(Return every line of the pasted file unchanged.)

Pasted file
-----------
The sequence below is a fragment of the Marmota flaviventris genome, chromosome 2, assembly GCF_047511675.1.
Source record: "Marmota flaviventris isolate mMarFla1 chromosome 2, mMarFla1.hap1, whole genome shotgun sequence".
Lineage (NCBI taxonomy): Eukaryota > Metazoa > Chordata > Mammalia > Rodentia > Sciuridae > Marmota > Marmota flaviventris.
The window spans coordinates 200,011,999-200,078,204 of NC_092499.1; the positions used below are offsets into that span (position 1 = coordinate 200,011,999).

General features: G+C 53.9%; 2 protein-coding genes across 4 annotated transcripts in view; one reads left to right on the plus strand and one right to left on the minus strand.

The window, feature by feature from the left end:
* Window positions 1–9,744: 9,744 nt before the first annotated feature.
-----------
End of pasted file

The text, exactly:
The sequence below is a fragment of the Marmota flaviventris genome, chromosome 2, assembly GCF_047511675.1.
Source record: "Marmota flaviventris isolate mMarFla1 chromosome 2, mMarFla1.hap1, whole genome shotgun sequence".
Lineage (NCBI taxonomy): Eukaryota > Metazoa > Chordata > Mammalia > Rodentia > Sciuridae > Marmota > Marmota flaviventris.
The window spans coordinates 200,011,999-200,078,204 of NC_092499.1; the positions used below are offsets into that span (position 1 = coordinate 200,011,999).

General features: G+C 53.9%; 2 protein-coding genes across 4 annotated transcripts in view; one reads left to right on the plus strand and one right to left on the minus strand.

The window, feature by feature from the left end:
* Window positions 1–9,744: 9,744 nt before the first annotated feature.